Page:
THE FAMILY of a Shetland woman who died of oesophageal cancer has donated £25,000 to the University of Aberdeen for vital medical research into the disease.
Amanda Eunson was just 36 when she died in November 2021, following a short battle with the cancer. She had been diagnosed only four months earlier.
Amanda left behind her partner, David Reid, and their two sons, Joe and Bobby, who were aged 11 and two at the time of her death.
In her memory, her family and friends formed ‘Team Tranquility’, which raised £44,000 for causes close to their and Amanda’s hearts including Macmillan Cancer Support in Shetland, Liver Cancer UK and the university, where the funding will be used to lead national and international research into gastroesophageal cancer.
Team Tranquility’s fundraising activities included a day of events held in their community of Symbister.
They also decided to challenge themselves by completing an endurance assault course in memory of Amanda.
Amanda’s sister Marie Anderson, who was part the team, said: “Amanda’s partner David, our family members and I set up a GoFundMe page and had a fundraising day in our local boating club, which consisted of a raffle and a fish and chips lunch.
“Our team members and our family and friends did all the cooking and made a variety of desserts to sell on the day.
“All the fish was generously donated by local fishing boats and the raffles were kindly donated by local businesses throughout Shetland and from individual members of our community. We were overwhelmed by the response.
“We then decided we would also take on the challenge of Tough Mudder, an endurance event in which participants complete a muddy obstacle course consisting of 32 obstacles over a nine-mile run.
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“We thought this would be a challenge that could include the whole family and certainly one Amanda herself would have thought a right good laugh.
“We were completely blown away by the generosity and support from our community in Whalsay and throughout Shetland as a whole. The Shetland community never ceases to amaze me.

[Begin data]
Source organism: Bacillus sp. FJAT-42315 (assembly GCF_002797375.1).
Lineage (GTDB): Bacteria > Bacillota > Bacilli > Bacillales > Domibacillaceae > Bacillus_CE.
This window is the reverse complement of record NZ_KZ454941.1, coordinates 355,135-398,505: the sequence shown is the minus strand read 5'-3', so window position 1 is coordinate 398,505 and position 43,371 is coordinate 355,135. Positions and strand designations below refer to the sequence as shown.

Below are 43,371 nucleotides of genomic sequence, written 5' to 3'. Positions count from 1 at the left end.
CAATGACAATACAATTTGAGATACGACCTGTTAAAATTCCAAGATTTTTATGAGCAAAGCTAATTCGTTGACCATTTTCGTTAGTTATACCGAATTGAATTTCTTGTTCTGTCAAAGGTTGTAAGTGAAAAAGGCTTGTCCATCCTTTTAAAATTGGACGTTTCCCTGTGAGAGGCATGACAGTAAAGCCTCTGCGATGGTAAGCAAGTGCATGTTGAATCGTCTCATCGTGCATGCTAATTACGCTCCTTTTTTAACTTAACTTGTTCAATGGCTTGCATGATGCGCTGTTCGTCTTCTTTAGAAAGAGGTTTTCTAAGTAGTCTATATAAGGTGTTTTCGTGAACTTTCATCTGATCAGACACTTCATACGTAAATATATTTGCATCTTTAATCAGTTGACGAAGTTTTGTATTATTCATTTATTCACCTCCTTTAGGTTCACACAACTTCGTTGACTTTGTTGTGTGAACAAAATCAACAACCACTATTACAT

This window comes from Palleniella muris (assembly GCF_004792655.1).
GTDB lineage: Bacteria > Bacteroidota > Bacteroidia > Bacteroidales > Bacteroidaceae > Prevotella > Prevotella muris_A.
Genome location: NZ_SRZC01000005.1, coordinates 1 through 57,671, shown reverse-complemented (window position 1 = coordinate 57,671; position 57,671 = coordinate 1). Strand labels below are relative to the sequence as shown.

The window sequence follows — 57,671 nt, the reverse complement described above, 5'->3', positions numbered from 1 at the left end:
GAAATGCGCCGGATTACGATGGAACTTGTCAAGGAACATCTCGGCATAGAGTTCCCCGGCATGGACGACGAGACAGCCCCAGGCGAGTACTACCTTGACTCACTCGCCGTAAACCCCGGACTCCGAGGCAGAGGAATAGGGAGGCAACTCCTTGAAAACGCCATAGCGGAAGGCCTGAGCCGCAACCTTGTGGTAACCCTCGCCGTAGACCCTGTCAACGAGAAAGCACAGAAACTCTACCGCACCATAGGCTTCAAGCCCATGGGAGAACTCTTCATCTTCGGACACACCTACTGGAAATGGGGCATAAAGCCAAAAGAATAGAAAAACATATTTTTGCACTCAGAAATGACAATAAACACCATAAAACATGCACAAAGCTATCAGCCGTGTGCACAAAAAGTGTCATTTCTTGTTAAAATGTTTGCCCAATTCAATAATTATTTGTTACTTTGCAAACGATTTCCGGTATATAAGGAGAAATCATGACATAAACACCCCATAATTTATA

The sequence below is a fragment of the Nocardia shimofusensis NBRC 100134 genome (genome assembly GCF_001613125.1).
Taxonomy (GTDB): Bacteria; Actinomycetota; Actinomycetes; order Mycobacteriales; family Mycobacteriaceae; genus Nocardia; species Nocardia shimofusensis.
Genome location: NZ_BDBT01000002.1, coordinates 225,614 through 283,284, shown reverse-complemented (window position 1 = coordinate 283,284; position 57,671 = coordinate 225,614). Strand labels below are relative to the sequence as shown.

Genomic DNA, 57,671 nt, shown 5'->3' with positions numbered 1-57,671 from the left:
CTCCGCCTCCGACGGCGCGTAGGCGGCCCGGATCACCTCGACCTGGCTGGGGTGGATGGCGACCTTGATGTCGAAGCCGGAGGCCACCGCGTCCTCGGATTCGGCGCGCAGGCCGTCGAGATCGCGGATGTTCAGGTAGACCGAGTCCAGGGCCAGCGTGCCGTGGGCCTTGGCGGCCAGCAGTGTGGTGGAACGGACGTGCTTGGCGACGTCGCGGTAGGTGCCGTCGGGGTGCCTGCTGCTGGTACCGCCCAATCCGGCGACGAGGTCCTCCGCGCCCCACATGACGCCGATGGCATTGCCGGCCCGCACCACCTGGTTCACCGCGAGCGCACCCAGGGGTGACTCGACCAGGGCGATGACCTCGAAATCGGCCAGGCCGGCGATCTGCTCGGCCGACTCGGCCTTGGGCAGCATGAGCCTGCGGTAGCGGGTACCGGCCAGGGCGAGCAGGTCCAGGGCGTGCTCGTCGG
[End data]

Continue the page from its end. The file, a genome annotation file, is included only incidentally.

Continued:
“We hope that by doing this we help to raise awareness of oesophageal and gastric cancer. We hope the money can be used to help fund research as it is not as common or well-known as other forms of cancer.”
The university said every penny raised by Team Tranquility will make a difference to the lives of people who are affected by gastroesophageal cancer, which is one of the most aggressive forms of the disease.
While effective treatments exist to control it, unfortunately only one in 10 patients diagnosed will beat the disease.
The University’s research team is led by professor of medical genetics Zosia Miedzybrodzka, who along with professor Russell Petty from the University of Dundee is working on clinical trials of the latest new targeted drugs for the disease as well as ‘bench to bedside’ laboratory research aiming to translate scientific breakthroughs into effective treatments.
Professor Miedzybrodzka said: “I am so grateful to Marie and the rest of Team Tranquility for all their fundraising efforts.
“All the funds the family raise will provide vital assistance for our research programme of clinical trials and laboratory research to develop better treatments for gastroesophageal cancer.
“Through this research, we are helping patients in north-east Scotland gain access to the best possible treatments as well as aiming to develop the more effective treatments of the future.”
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